As reference previously, recently, the XPS 15 9530 had an issue in startup where the login prompt in the shell was available but XDM/SDDM did not start until several key presses later. Waiting for it to start was a futile effort—once waited over 30 minutes to no avail. A full system reinstall did not help either.
Digging into the dmesg output revealed something interesting:
[83.413293] random: crng init done
[83.413299] random: 7 urandom warning(s) missed due to ratelimiting
It was taking over a minute and a half for random to generate enough entropy. And, this was with the keyboard getting mashed! Apparently, this is a relatively common issue to run into.
Since the XPS 15 9530 has a Haswell core CPU with RDRAND instruction support, an easy way around this is to enable “Trust CPU Vendor” in the kernel config:
Now, this is not without consequence. There is concern that Intel’s RDRAND implementation was inappropriately influenced by external parties. An alternative workaround is to install haveged. This has its own issues—it is a software solution to inflate entropy. Finally, on the Gentoo forums, the recommendation is to continue to mash the keyboard until userland applications are updated with to more appropriate entropy requirements.
Announcing the immediate availability of Breadcrumb NavXT Title Trixx 1.2.0. This version introduces support for alternate title for terms of any taxonomy. Additionally, this version contains a couple under-the-hood code improvements centered around receiving plugin updates.
Users with valid and activated license keys should receive an update notification within the WordPress dashboard and be able to use the update mechanism to update (just like with any plugin in the WordPress.org repository).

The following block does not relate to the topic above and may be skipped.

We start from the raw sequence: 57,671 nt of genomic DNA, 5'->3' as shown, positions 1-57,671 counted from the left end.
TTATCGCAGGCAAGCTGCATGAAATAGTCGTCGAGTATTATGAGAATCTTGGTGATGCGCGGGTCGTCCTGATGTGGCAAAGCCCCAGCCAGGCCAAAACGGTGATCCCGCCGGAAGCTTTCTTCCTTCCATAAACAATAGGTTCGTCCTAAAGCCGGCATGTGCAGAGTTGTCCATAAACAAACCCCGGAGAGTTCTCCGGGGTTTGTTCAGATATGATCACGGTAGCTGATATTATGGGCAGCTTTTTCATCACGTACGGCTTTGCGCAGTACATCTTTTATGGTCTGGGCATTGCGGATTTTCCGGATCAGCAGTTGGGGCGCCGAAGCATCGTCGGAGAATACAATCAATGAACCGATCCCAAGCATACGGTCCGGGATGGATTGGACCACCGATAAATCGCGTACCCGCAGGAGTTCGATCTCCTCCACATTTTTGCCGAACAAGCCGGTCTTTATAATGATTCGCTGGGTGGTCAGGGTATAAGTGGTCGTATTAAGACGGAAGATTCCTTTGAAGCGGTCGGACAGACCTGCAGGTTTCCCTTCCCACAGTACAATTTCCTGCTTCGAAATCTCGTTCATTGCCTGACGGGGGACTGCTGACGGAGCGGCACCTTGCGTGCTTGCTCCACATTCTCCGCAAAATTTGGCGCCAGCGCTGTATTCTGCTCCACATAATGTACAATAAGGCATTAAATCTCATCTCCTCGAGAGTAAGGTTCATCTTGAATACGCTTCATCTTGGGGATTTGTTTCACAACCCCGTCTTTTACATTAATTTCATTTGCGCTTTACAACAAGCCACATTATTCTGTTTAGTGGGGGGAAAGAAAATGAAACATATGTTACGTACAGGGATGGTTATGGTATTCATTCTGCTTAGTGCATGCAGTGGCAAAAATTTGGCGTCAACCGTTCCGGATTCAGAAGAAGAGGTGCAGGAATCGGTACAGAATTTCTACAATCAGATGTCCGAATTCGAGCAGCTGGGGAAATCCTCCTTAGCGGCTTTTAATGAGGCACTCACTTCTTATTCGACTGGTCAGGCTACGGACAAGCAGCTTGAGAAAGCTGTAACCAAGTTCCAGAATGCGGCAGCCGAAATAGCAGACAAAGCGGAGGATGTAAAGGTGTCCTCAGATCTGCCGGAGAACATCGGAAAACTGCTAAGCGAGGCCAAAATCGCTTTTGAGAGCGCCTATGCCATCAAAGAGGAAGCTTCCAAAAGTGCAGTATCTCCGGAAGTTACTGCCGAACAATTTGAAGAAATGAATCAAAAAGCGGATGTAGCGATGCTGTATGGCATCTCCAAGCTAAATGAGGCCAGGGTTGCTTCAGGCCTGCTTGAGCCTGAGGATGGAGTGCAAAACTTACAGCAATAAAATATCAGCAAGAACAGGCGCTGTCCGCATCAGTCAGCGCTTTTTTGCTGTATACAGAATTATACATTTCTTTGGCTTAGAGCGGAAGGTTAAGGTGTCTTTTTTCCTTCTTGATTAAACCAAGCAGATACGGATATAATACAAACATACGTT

Ten years ago, this blog was created. Sure, I had written a few posts on another platform. However, it was ten years ago that I made my first post within WordPress (version 1.5 at the time). JD had just setup a WordPress install for me on Weblogs.us, and the post was a simple “This is my new blog” type post (no longer available).
Since then, I adopted and rewrote a plugin that is now approaching 2 Million downloads and an estimated 300k active users. By no means was this my first plugin, and it is not the last one I will create (something new will be arriving late this summer). While I had been playing with (x)HTML and CSS for years before WordPress even existed, I learned PHP through extending WordPress—some purists may cringe at the thought, but that is not my problem.
Additionally, I have had the opportunity to be a server administrator for Weblogs.us, starting back when we still ran Apache on Windows. Since that time, we’ve moved to Gentoo/Funtoo Linux VM guests on top of the hardware. And, in late May, we will begin migrating select Weblogs.us users to new Nginx+PHP-FPM setup running on top of some new hardware.
Lastly, I’ve attended 6 WordCamps, and have presented at 5 of them on 6 different topics in 8 sessions. This includes all 3 times WordCamp Minneapolis has been held, thus far. This year, I plan on attending more WordCamps than I’ve been able to in the past (really want to get to Austin and out to the West Coast). Not only are they a great excuse to see new cities, they are a great place to meet members of the WordPress community in person.
Back when I posted my photoset from WordCamp Minneapolis 2013, rather than performing any post processing, I just uploaded the full images from my camera’s SD card. Normally, I would open up the Gimp and reduce the resolution by 50% and then crop to a 3:2 or 16:10 ratio depending on what was appropriate for the images. This produces small files that are easy for the server to handle.
Since WordPress generally does a good job generating the image sizes it needs, I didn’t worry about uploading the full, unreduced images. Normally, the end users would never see the full size images, so no harm, right? Wrong. At least if you use Jetpack.
If you use the tiled gallery feature in Jetpack (like I do on this site) you end up using the WordPress.com CDN. Unfortunately, Jetpack tries to load the full image size when caching for the tiled gallery. Trying to pull 50 or so images, at 1 MiB to 2 MiB a piece to cache didn’t work too well. Naturally, Jetpack could do things slightly more intelligently and request for the closest, already existing, image size to be used, but that’s a topic for another day.
To get things to play nicely I needed to reduce the ‘original’ file sizes. Thankfully, Weblogs.us has ImageMagick installed. Thus, fixing the issue was as simple as running: